•  MoC between India’s health ministry and Japan’s office of healthcare policy to establish a mechanism to identify potential areas for collaboration in primary healthcare, prevention of non-communicable diseases, and maternal and child-health services.

•  Memorandum of Understanding (MoU) between India’s Export Credit Guarantee Corporation and Japan’s NEXI to stimulate trade and investment and strengthen cooperation in projects in third countries.

•  A $75 billion currency-swap agreement between India and Japan, to bring stability to foreign exchange and capital markets, at a time when the value of dollar is rising.

•  MoU between India’s Council of Scientific and Industrial Research (CSIR) and Japan’s Hiroshima University to promote research partnership in electronics, robotics and advanced manufacturing.

•  Exchanges of notes on seven Japanese loans worth up to 316 billion yen for projects such as the bullet train, Delhi Mass Rapid Transport System and North-East Road Network Connectivity Improvement Project. (Japanese loans come with a soft interest of 0.1 percent as against 4 per cent of China’s BRI loans).

•  Implementing arrangement for deeper cooperation between Japan Maritime Self-Defence Force and Indian Navy for exchange of information in maritime domain awareness.

•  Reviewing bilateral ties to enhance cooperation in the domain of defence equipment and technology, the two nations decided to further move ahead with the recent decision to collaborate in defence production.

•  To broaden defence ties, the two nations have agreed to launch a ‘2+2’ dialogue between the foreign and defence ministers, on the lines of what India has with USA.

•  The two leaders are also overseeing negotiations for a new military logistics pact known as Acquisition and Cross-Service Agreement (ACSA), which would offer the navies access to each other’s facilities of servicing and refuelling. This is once again similar to the agreement signed with USA in 2016.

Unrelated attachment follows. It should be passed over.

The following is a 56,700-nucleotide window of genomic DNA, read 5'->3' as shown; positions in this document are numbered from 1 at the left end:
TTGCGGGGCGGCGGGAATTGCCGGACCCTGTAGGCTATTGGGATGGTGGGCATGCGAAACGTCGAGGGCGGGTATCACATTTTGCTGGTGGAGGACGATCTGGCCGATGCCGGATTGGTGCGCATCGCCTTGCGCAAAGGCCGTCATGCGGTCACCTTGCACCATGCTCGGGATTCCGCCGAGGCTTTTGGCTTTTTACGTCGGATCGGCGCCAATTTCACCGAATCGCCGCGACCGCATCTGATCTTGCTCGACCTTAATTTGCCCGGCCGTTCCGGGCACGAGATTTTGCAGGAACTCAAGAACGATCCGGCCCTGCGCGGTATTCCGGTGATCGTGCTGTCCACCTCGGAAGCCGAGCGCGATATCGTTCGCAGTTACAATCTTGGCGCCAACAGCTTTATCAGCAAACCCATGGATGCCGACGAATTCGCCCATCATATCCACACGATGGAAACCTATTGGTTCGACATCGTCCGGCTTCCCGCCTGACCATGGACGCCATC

The Factor of ‘Trumpisms’

Since the US is deeply concerned of China’s sharp economic rise, and more so the increase in its military capability, it is assumed that it would join hands with India and Japan to contain Chinese influence in the Indo-Pacific region. However, the formation of such a straightforward alliance has been in disarray due to President Trump’s inconsistent and strategically clumsy foreign policy.

Just prior to meeting Prime Minister Modi, the Japanese Prime Minister had travelled to China on a historic state visit, to move towards ‘an era of cooperation between Japan and China’. These two nations have been traditional Asian rivals; the ushering of a new age of cooperation is happening under the shadow of President Trump declaring an all-out trade war against China and his wanting to remove US troops from East Asia with a reduction in military activities, which has, in all probability, made Japan seek out China.

With Japan and China setting aside historical differences, India too has been looking to manage its border disputes with China. It is President Trump’s chaotic stances that are getting the three Asian powers to recalibrate their complex relations. While President Trump may soften his China-centric rhetoric and modify his policies, Prime Ministers Modi and Abe seem to be moving ahead with a long-term vision where China looms large on the horizon.

Concluding Thoughts

During his earlier tenure, in 2007, Prime Minister Abe had reached out to India to join a ‘quadrilateral’, with USA and Australia, to contain China. On returning to power in 2012, he once again mooted an idea of a “democratic security diamond”, involving the same four nations; however, the Indian Government fearing a Chinese backlash, dithered out of the idea. The quad idea had to wait till 2017 for it to be launched once again, but now doubts persist on it becoming operational due to President Trump’s strategic flip-flops.

Nevertheless, the partnership being forged with Japan to speed up connectivity, and develop economic and strategic infrastructure, are significant for India and indicate steadily deepening economic, defence and security collaboration. While each country is making an attempt to ‘normalise’ relations with China, mutually shared apprehension of the Chinese behemoth has been the unspoken, but obvious, glue cementing the relations.

India must cultivate its ties with Japan with care and understanding.

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The views expressed are of the author and do not necessarily represent the opinions or policies of the Indian Defence Review.

About the Author

Air Marshal Dhiraj Kukreja

former Air Officer Commanding in Chief of Training Command.